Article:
Georgie's welcome comes at a cost for Honduras
David Beckham and Michael Ballack have been there, done that. Charlie Davies is young enough to be a lynchpin in four years time.
Carlos Costly may have missed his only chance of playing at the World Cup.
A month ago, the 27-year-old striker was bound for South Africa as part of the first Honduran team to reach the tournament in almost 30 years. Now he is coming to terms with the reality of being nothing more than a spectator.
Injury rules Costly out
Costly's father was a member of the 1982 Honduras team, which competed in Spain. The family tradition was set to continue this summer until fate intervened at the eleventh hour. In early May, Costly suffered a fifth metatarsal fracture while playing for his club side in Romania.
Estimated recovery time - six weeks minimum. His World Cup was over before it had begun. He knew it, so did his national coach Reinaldo Rueda. Costly, whose goals had helped Honduras pip Coast Rica for a treasured berth in South Africa, would play no part in the 2010 finals.
So important is Costly to Honduras he remains on a list of seven possible reserves in addition to Rueda's declared 23-man squad. According to the coach, "there is no name to replace Costly... because of all he gives to the national team".
Strictly speaking, that's not quite accurate. Motagua forward Georgie Welcome is seen as Costly's replacement, joining David Suazo, Carlos Pavon and Walter Martinez as the Honduran strike quartet. Welcome is the youngest of the four and has limited experience at international level.
It's not bad on paper until you dig a little deeper. Suazo, himself, has been recovering from an injury-plagued season at Genoa where he's scored only three goals. Pavon is the leading scorer in Honduras' history, but how will his 36-year-old body stand up to the rigours of a World Cup schedule?
Martinez is arguably more effective as a wide attacking midfielder rather than an out-and-out striker, though his goal against Canada in World Cup qualifying demonstrated his speed and versatility. Suffice to say, Rueda faces challenges in selecting a team that can score goals in Group H.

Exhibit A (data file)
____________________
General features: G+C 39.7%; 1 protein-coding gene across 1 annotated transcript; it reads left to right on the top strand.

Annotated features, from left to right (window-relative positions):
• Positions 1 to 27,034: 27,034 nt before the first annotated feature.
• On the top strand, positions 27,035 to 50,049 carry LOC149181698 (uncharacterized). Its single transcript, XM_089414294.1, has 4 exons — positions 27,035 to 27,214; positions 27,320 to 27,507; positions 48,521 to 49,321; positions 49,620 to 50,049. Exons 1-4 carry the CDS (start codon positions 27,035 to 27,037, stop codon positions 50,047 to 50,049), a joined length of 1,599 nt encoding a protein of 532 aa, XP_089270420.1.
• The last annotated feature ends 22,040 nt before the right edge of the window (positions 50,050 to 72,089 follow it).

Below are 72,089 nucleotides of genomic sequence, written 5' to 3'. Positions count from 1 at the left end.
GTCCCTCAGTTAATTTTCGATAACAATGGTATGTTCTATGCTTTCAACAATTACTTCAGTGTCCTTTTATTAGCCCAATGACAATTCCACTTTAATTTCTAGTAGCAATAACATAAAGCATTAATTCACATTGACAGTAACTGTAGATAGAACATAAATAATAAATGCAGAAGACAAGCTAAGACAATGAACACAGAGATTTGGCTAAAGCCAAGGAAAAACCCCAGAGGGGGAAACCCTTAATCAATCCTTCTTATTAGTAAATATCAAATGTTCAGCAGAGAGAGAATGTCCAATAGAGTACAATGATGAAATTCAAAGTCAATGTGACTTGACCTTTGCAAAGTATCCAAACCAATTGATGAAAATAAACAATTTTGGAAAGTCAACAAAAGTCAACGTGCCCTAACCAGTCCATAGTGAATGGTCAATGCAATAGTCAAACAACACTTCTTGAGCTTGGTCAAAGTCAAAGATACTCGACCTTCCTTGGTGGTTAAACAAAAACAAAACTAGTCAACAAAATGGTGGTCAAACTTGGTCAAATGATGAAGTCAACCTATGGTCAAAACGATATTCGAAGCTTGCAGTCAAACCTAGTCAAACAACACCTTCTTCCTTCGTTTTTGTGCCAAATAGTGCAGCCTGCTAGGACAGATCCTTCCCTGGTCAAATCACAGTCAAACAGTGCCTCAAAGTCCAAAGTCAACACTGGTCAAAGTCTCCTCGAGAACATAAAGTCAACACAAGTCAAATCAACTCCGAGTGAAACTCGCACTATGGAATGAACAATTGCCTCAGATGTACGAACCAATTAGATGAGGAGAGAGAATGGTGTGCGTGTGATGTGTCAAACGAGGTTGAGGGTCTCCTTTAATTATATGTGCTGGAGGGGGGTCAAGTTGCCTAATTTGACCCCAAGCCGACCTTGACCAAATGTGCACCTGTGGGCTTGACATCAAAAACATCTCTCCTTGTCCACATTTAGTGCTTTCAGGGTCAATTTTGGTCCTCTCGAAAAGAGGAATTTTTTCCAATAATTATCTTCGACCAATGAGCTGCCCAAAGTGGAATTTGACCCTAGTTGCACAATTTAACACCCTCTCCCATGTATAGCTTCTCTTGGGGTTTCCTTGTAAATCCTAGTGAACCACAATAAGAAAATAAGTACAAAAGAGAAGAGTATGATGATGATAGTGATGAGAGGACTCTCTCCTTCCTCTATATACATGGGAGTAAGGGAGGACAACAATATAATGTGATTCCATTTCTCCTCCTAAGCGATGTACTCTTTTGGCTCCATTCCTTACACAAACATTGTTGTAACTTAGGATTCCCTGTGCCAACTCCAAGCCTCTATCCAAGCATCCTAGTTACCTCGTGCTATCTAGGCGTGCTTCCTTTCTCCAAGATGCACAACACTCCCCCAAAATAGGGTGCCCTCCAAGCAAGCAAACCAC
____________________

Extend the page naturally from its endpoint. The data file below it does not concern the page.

There has been much debate over the exclusion of youngster Jerry Bengston. The 23-year-old recently finished top scorer in the Honduran Clausura with 12 goals and added seven more in the 2009 Apertura, but Rueda has apparently opted for experience over current form.
Amado Guevara has both experience and a goal scorer. The veteran Honduran captain will be rehearsing the set piece routines, which have yielded plenty of goals over the years. Guevara's ability might be the Hondurans' most effective route to goal against Chile, Spain and Switzerland.
Injuries are, of course, part and parcel of the game. As a result Carlos Costly is relegated to the role of cheerleader at the World Cup. There's no telling when Honduras will qualify again, but Costly's contribution in getting Honduras to South Africa will not be forgotten by a grateful nation.
About the Author
Nigel Reed brings his extensive experience, passion and knowledge of the game of soccer to his role as play-by-play announcer for Major League Soccer ON CBC.
Reed has more than 20 years experience covering soccer, most notably a five-year stint from 1999 to 2004 where he was a host and producer for the English Premier League for BBC. He also covered English Premier League giants Liverpool and Everton for BBC Radio and provided analysis for both BBC TV and the BBC website.
Reed, who will also call matches for CBC's FIFA broadcast package, covered weightlifting, taekwondo, soccer and equestrian for CBC's coverage of the 2008 Beijing Summer Olympic Games.